When it comes to politics in general and voting in particular, evangelicals have gotten very confused. In years past, conservative evangelicals emphasized what they called “single-issue voting” to counter abortion. Practically, this meant that abortion is so evil, so diabolical, such a slashing wound to a thriving society, that a candidate’s stance on abortion—this single issue—should determine whether one voted for them or not. In recent years, however, numerous self-professed evangelicals have argued strenuously and untiringly against “single-issue voting.” Their contention: evangelicals should not vote by just one ethical category but by what they call an “all of life” approach to politics.This new rubric sounds good. What sane person would not want people to flourish in all of life? The framing of the new voting methodology has caught traction among some evangelicals, especially the younger crowd. At the same time, this framing has effectively backed many good-hearted evangelicals into a corner. Those who would continue to support “single-issue voting” now look stereotypically unthoughtful and uncritical. (Evangelicals often fear nothing more than the hot branding iron of a bad stereotype.)In truth, what sounds so bright and beautiful—an “all of life” ethic—does not live up to its promise. Strangely, being an “all of life” voter has ended up meaning that a given person often votes left, quite straightforwardly. (“All of life,” in truth, dovetails nicely with the “neither left nor right” ideology—I’ve critiqued that here and here.) “All of life ethic” evangelicals have in many cases expressed support for pro-abortion candidates. They have stood against those who argue that America needs a coherent immigration policy beyond unbordered chaos and unlimited inflow.Instead of speaking the truth in love to sinners who feel pulled to an “LGBTQ” identity, numerous “all of life” proponents have quieted their counter-cultural witness and failed to call sinners to repent. On governance issues and lockdowns, they have argued that love of neighbor—a glorious biblical imperative—means doing whatever authoritarian officials say we need to do, including closing churches down for the purpose of “public health.” (No such qualification is found in the Word of God, we note.) They have allowed the mainstreaming of wokeness and Marxism in classrooms across America, making invisible yet somehow omnipresent “white supremacy” our greatest problem.Evangelical ethics and politics are a mess right now. As a result, countless evangelicals have no idea what to think about politics and elections anymore. In truth, they care greatly about their neighbor (per Matthew 22:34-39). They want good for them in all of life (as well they should). But they have been told, over and over again, that “single-issue voting” is a real evil. Similarly, they have heard that when you boil it down, conservatism basically reduces to the demand that women in desperate circumstances keep their babies. This is what being conservative gets you, we are told: opposition to abortion and nothing else. No further compassion; no further help. All justice, no mercy.To a much greater degree than I can spell out here, this is all a pleasant fiction. In reality, evangelicals have been a tremendous historical source of philanthropy and common-good investment. We have our failings and flaws, definitely, in both the past and the present. But as a diverse group of born-again people who commonly love the Lord Jesus Christ and submit to his inerrant and sufficient Scripture, we have a strong track record of charity and neighbor-love. How many hospitals have we founded? How much education have we provided? How many trips do Christians take to serve needy people across the world? How much money do we give sacrificially to promote the gospel and the dignity of the human person? How much faithful witness have we offered in the public square?Do not misunderstand: any good we have done owes to God, and God alone. Yet historically, it is simply untrue that evangelical public-square activity reduces neatly and exclusively to one action item alone. We have been concerned with a holistic ethic for decades, even centuries. (See this book, for example, and also this one.) What we could call “biblical conservatism”—a political ethic that derives squarely from special revelation—is not the problem; biblical conservatism is the solution.Given this reality, I suggest a modest proposal: perhaps we should not use the phrase “single-issue voting.” I honor much of the work behind this phrase, please note. But going forward, to avoid an unfair and untrue trap, we might adopt a phrase like “pinnacle-issue ethics” to describe our approach. (I could have proposed “pyramid-issue voting,” but that might sound like I wish to sell you muscle-growth supplements.) With this framing, “pinnacle-issue ethics” and “pinnacle-issue voting,” we confess quite simply this: abortion is a curse, a living curse unto death, upon us. Yet it is not isolated from a serious body of principles and convictions. Instead, abortion represents what people commonly do when they comprehensively turn from the Lord. When you abandon God, you sacrifice your children.“Pinnacle-issue voting” is truly and rightly “all of life voting.” Christians who push back against the darkness in public, like John the Baptist before his beheading, bring an entire ethic to the public square (Matthew 14:1-12). This ethic does not owe to a Bible-free “natural law”; this ethic owes squarely to divine revelation. “Pinnacle-issue voting” leads Christians to see that those who support the culture of death almost certainly support the erosion of liberty and the common good in many other areas as well. Abortion is not an isolated issue, we thus understand; abortion is a tell. It reveals a tremendous amount about where a person or a party stands. It shows that a given political philosophy, for any number of reasons, has become deeply anti-human.This little article is not about advocating for a certain candidate or group. It is in truth about putting biblical ethics into practice. This means, with great seriousness of purpose, that we must never abandon a focus on abortion. To put this more humanely still, we must never abandon the unborn. They cannot speak for themselves, after all. Only we can. Let us do just that. As “pinnacle-issue voters,” let us give our great God much glory as we stand for truth, speak in love, and act in courage. Let us do justice and love mercy, no matter what slogans and stereotypes come our way in response (Micah 6:8). May we not fear the hot brand of those who would malign us. Worldly opposition, after all, is nothing; God’s truth is everything.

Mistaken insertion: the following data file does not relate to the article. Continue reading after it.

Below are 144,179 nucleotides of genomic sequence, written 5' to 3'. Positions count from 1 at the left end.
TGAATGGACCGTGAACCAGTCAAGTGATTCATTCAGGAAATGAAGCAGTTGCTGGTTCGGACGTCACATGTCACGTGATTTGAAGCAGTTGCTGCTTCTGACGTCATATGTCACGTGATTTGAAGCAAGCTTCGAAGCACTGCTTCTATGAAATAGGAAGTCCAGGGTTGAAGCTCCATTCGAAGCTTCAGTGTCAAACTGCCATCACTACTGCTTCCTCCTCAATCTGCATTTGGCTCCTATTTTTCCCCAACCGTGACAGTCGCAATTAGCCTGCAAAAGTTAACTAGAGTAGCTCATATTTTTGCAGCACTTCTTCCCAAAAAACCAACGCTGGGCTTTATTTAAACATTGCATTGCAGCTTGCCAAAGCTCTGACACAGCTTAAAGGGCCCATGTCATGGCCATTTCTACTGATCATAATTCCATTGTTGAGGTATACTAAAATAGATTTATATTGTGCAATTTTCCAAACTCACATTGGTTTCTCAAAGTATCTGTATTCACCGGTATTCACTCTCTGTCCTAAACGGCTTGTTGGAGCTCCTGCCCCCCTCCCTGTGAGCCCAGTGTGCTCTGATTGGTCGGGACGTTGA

Your Relationship with God Withers When it Is Neglected If I asked you a question about your own devotional life, would you be uncomfortable? Some Christians spend little—if any—time with the Lord on a daily basis. There are those who think if they read The Daily Bread or a verse or two out of the Bible and perhaps whisper a short prayer, they are being extremely spiritual. In their mind, that is enough to help them develop spiritually. Yet, many times that same Christian will spend forty-five minutes to an hour looking at social media sites or perusing news or sports sites. Perhaps they spend several hours watching television, listening to sports or talk radio, or reading some secular literature.In John 15, we find some of Jesus' final words before His death on the cross. I think we realize that if a person knows he has a short time to live, he might speak some of his most important thoughts to those he loves. Jesus did that in the Upper Room and on the way to the Garden of Gethsemane. In this great chapter of John, Jesus speaks about the importance of abiding in Him. He likens it to a branch being attached to a vine. If the branch is removed from the vine, it withers and dies. It can only bear fruit as it is attached or abides in the vine.Jesus is saying that it should be the same way for believers. If we want to be truly spiritual and have fruit in the Christian life, then we must abide in Christ. We must do what Psalms 1:1–3 states—we must delight in the Law of the Lord and meditate on it day and night! When we do, we will be like a tree planted by the rivers of water, bringing forth fruit, and we will truly prosper in the Christian life.Here are a few things every Christian needs to do:1. Spend some quality time with Christ every day and throughout the day (Matthew 4:4).2. Memorize Scripture verses and let their truths rest in your heart (Psalm 119:11, Colossians 3:16).3. Let those truths permeate your mind and think on them throughout the day (Psalm 1:2).4. Put away, or quit, things that aren't pleasing to the Lord. Let the Holy Spirit search your life and point out the things that God wants you to face and deal with (Psalm 139:23, Ephesians 4:22, Colossians 3:9).If you will make this a practice with a heart that longs for and loves the Lord, you will truly be walking in the Spirit and growing in grace!